From a really good website
Saturday, 29 November 2008
Almost everyone occasionally procrastinates, but a worrisome 15 to 20 percent of adults routinely put off activities that would be better accomplished right away.
A penchant for postponement carries a financial penalty, endangers health, harms relationships and ends careers. And yet perpetual foot-draggers sometimes benefit emotionally from their tactics, which support the human inclination to avoid the disagreeable.
Research into the reasons people put off projects has led to strategies for helping all of us get and stay on task.
Raymond, a high-powered attorney, habitually put off returning important business calls and penning legal briefs, behaviours that seriously threatened his career. Raymond (not his real name) sought help from clinical psychologist William Knaus, who practices in Longmeadow, Mass. As a first step, Knaus gave Raymond a two-page synopsis of procrastination and asked him to read it “and see if the description applied.” Raymond agreed to do so on a flight to Europe. Instead he watched a movie. He next vowed to read it the first night at his hotel, but he fell asleep early. After that, each day brought something more compelling to do. In the end, Knaus calculated that the lawyer had spent 40 hours delaying a task that would have taken about two minutes to complete.
Almost everyone occasionally procrastinates, which University of Calgary economist Piers Steel defines as voluntarily delaying an intended course of action despite expecting to be worse off for the delay. But like Raymond, a worrisome 15 to 20 percent of adults, the “mañana procrastinators,” routinely put off activities that would be better accomplished ASAP. And according to a 2007 meta-analysis by Steel, procrastination plagues a whopping 80 to 95 percent of college students, whose packed academic schedules and frat-party-style distractions put them at particular risk.
Thanks for reading this. I put it on the blog because I was interested in the idea – we all do this to some extent – don't we? But particularly because they use the “correct” spelling of my company, ManYana...
Sunday, 16 November 2008
1. Give pupils a language to describe their emotions; get them used to talking about their feelings. Encourage them to write a diary (see above).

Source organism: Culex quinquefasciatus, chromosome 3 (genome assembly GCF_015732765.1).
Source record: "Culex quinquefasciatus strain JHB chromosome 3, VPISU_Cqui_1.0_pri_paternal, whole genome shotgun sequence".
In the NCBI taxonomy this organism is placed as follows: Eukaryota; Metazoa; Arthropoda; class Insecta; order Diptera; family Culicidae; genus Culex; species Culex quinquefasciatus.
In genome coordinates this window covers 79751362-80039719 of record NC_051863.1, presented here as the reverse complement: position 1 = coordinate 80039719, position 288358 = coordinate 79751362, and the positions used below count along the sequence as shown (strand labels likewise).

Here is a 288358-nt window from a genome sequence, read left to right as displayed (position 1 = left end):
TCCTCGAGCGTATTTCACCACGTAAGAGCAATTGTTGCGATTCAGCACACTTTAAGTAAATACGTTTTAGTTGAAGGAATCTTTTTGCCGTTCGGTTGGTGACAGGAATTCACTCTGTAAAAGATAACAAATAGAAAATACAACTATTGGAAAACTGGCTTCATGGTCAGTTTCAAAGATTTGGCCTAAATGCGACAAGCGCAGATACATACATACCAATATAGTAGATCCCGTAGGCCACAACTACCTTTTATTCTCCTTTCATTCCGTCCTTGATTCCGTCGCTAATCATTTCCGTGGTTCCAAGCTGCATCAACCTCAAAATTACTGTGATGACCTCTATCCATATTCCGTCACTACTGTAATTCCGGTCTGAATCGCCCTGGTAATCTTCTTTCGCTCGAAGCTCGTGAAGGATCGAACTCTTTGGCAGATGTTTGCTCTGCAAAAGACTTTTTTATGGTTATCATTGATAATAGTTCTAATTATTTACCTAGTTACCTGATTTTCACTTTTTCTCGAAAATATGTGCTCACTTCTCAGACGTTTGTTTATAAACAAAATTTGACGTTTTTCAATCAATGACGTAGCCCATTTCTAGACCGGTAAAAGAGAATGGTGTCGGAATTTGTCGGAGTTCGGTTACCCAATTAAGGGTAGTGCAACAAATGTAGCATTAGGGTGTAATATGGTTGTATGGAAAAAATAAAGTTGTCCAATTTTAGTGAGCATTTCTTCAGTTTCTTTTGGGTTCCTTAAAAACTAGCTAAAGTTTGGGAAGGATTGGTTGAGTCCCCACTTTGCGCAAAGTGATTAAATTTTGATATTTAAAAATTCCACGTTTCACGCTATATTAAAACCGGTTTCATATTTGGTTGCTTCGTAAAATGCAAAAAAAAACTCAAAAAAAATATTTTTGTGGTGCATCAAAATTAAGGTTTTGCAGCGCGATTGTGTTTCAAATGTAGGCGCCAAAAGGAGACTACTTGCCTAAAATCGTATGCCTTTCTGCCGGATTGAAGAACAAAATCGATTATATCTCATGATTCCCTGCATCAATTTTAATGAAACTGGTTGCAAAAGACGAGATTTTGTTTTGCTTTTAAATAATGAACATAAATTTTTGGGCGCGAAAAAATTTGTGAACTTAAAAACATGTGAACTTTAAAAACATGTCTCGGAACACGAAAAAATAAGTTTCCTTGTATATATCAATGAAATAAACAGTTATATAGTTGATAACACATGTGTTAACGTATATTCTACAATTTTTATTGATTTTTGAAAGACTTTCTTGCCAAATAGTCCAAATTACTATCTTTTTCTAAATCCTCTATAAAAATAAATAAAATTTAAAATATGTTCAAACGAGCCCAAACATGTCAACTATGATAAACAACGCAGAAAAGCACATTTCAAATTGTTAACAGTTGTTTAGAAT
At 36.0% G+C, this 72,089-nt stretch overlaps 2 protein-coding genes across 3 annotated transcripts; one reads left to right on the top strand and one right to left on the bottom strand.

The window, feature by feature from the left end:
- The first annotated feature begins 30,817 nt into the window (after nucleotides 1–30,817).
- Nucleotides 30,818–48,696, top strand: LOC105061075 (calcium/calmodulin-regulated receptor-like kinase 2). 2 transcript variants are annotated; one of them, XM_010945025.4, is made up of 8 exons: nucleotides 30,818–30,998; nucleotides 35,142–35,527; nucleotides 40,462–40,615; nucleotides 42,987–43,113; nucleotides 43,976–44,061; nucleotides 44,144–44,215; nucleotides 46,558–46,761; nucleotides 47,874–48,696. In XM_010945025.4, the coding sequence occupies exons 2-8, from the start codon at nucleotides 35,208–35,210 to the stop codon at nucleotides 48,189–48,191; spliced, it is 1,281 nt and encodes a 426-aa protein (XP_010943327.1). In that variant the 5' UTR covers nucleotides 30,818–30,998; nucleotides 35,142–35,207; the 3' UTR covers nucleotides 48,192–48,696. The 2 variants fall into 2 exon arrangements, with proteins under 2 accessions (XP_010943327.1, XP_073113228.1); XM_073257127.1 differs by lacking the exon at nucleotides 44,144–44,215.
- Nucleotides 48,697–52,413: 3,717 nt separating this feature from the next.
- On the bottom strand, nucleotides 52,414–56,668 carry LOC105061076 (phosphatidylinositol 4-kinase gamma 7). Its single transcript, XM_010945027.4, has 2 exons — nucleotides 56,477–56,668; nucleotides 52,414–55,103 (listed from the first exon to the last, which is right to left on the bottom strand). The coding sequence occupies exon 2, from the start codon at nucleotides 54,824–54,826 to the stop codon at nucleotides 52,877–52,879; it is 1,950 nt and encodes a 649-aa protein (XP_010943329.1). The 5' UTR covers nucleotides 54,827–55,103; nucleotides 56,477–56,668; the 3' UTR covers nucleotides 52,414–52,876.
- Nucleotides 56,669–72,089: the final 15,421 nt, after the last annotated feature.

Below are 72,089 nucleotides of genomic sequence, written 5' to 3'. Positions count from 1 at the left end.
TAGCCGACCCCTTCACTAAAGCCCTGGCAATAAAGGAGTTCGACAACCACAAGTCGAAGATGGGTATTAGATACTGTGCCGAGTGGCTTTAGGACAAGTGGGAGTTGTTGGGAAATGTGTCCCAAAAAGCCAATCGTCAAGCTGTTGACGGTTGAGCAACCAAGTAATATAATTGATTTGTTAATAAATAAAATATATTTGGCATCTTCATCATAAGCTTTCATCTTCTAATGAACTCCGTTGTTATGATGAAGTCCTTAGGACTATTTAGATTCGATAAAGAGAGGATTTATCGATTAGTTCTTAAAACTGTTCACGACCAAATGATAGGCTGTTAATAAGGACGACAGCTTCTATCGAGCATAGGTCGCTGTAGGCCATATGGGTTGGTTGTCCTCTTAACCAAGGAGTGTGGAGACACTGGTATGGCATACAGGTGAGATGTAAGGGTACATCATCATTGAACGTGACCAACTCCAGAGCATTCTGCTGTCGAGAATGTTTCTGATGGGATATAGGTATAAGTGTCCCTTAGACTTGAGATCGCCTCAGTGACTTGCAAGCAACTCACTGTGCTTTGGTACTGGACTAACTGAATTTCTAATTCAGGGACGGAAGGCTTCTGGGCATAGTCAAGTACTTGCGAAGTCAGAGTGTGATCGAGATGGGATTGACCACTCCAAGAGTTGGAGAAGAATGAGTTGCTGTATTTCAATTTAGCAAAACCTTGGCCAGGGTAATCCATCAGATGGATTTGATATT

2. Pay attention to pupils who are behaving well. Try and ignore misbehaviour. Make sure you reward good behaviour, not bad.
3. Be specific with your praise. Say precisely what you like about a pupil’s work or attitude. People always feel better when they know precisely what it is that they have done well. That way they can repeat that behaviour more easily.
4. Get your pupils to think very carefully about where they are sitting before the lesson. Ask them to choose to sit next to someone they don’t normally sit next to, and to decide in advance who this will be.
5. If a class is too noisy and not listening to you, split them up into smaller groups, ‘handpicked’ by you, and give everyone in the group a position of responsibility. A central tenet of emotional intelligence is that people should have feelings of power and control.
6. Give your instructions in a calm fashion. Try to avoid shouting and appearing angry. Show that you have control over your own emotions.
7. Pre-empt trouble by taking a long-term view. Emotional intelligence is about seeing the long-term perspective rather than the short term. By planning your lessons well in advance, providing a variety of different exercises that pupils can engage with, you are implicitly showing your pupils that the long-term view is the one that is best. The Elton Report found that poor behaviour in 80% of lessons was due to poor planning on behalf of the teacher.
8. Walk away from confrontations. The emotionally intelligent teacher always buys him- or herself time to think about how best to deal with a situation.